The actual rite itself begins with a preface said by the priest which explains the occasion. The preface is followed by Psalm 121. Concerning the use of psalms in the rite it must be pointed out that they became prayers of the mother alone and were not said by the whole congregation verse and verse about. Psalm 121 is followed by the Gloria Patri and the Kyrie as well as the Our Father. In the latter only the line 'But deliver us from evil' and the Amen are said by the mother. What follows are the responsory prayer and the collect which are the same as in the 1549 prayer book.

The changes are not so much in the actual words of the rite but rather in terms of its circumstances and actions. I have already mentioned the change of the location. The woman is also no longer to come veiled and she is no longer sprinkled with holy water. Before she had to offer the chrisom given to the child at baptism where the mother was normally not present since she was yet unchurched. In the 1552 version of the prayer book the chrisom was no longer given to the child but the value of the chrisom long remained the measure for the amount of money to be offered. There is some debate recorded about the offerings which of course provided an additional source of income for the priest. The American Prayer Book proposed that those offerings should be used for the relief of women in child bed.

Several changes are introduced in the 1661 version of the Book of Common Prayer. These begin in the wording of the introductory rubric where several clarifications are added. The rubric mentions that the woman should come 'at the usual time after her delivery'. There is no uniform opinion about how long this usual time was to be. It was, as a number of other things, very much left to the rule of the local custom. But an average of about four weeks can be assumed.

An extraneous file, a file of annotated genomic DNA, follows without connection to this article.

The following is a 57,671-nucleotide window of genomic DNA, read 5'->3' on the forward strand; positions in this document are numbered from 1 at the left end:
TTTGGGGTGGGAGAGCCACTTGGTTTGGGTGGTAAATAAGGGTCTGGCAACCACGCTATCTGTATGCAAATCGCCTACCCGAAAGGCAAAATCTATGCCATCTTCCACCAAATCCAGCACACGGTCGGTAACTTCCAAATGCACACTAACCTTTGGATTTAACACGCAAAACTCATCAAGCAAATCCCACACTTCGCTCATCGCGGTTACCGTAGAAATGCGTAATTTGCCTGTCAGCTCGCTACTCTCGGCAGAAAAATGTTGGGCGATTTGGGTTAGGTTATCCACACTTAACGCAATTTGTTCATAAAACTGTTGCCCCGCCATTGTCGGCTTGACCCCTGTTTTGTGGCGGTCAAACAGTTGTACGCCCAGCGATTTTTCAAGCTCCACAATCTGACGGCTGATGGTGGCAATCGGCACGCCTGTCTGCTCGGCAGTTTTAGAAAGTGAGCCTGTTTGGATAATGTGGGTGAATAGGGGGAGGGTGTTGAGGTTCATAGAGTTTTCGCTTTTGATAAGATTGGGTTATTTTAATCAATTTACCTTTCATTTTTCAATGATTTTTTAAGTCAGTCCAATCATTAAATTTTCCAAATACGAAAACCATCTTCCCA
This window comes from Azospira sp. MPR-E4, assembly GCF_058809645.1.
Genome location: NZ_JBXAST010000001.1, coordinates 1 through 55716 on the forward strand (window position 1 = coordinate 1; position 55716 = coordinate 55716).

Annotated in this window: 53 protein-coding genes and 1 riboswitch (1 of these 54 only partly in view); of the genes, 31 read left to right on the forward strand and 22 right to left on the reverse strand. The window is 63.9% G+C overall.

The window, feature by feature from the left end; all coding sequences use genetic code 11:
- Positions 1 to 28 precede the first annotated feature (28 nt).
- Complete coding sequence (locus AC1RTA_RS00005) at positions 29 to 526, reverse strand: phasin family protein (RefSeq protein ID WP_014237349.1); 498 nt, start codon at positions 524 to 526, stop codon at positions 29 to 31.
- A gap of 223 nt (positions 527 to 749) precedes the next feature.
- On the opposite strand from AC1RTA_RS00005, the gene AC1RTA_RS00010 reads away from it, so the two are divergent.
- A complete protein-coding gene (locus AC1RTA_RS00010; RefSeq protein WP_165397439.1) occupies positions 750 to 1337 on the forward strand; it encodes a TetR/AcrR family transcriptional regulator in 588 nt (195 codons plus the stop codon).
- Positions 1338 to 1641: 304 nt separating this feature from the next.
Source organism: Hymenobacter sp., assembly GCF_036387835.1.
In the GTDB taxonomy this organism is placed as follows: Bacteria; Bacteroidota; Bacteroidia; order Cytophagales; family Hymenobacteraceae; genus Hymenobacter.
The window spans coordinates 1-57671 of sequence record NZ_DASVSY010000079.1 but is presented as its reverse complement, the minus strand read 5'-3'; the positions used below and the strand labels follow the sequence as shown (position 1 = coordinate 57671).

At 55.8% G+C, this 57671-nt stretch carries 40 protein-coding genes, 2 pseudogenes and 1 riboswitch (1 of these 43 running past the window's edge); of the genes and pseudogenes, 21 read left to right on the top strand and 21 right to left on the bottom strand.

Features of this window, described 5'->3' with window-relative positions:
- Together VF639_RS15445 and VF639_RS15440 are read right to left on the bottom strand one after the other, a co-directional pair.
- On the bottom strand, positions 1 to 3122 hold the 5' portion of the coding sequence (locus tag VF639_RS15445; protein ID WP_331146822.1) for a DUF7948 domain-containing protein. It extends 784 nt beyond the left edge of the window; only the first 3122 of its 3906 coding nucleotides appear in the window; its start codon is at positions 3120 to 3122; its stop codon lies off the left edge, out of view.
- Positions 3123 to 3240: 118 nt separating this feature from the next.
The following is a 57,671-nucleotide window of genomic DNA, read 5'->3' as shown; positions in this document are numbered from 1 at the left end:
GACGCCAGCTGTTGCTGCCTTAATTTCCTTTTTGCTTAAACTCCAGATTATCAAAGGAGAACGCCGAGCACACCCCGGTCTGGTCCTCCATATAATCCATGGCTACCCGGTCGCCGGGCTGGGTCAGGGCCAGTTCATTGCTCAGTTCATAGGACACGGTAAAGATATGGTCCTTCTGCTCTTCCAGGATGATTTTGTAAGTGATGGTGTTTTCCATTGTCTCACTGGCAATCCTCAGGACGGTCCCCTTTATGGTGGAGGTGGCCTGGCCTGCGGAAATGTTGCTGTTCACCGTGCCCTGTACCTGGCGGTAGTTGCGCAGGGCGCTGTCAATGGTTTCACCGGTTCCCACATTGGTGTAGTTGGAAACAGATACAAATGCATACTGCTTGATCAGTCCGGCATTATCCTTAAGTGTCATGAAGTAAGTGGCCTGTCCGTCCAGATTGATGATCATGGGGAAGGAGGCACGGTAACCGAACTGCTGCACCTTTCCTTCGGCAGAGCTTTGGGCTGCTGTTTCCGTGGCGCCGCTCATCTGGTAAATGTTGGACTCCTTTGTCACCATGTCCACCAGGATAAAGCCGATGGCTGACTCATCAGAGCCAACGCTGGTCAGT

The demand for the woman to come 'decently apparelled' no longer referred to the veil the woman used to wear but simply meant that she was to come in an attire worthy of the occasion, which, as I mentioned earlier, was one of the major ones in her life. The veil was in fact one of the most disputed aspects of the churching. The puritans saw it as a remainder of Jewish rites of purification while under the reign of James I a woman could still be excommunicated if she demanded to be churched unveiled.

The rubric no longer mentions a particular place where the rite is to be performed but points to local custom or the orders of the priest performing it. This points to wider feature of this rite. One author commented that nowhere else in the Book of Common Prayer was there so much freedom left to the priest. This also pertains to the time when the rite is said. Some had it immediately before the communion or following the prayers or the General Thanksgiving or immediately before the sermon or, as Archdeacon Sharp suggested, after the Nicene Creed, but there is no particular order about it.

The preface remains mainly the same, but Ps. 121 is replaced by Ps 116 or alternatively Ps. 127 which makes a direct reference to children as a gift of God, but is of course written from a man's perspective. The rest of the service remains unchanged. The specific vocation of women is no longer mentioned in the final collect. The 1928 revision of the prayer book did not bring major changes. Two additional prayers were introduced, also a prayer in case of he death of the child and a blessing.

The 1661 version of the prayer book provides the basis for the American Prayer Book of 1789 and its later revisions. Here the rubric points out clearly that the rite is to be used at the discretion of the minister. Psalm 116 is shortened to a hymn which is followed by the usual prayers.

Modern Rites

In the remainder of the present section I want to look at some more modern forms of the rite and compare the Western tradition to similar practices in the Eastern Orthodox church.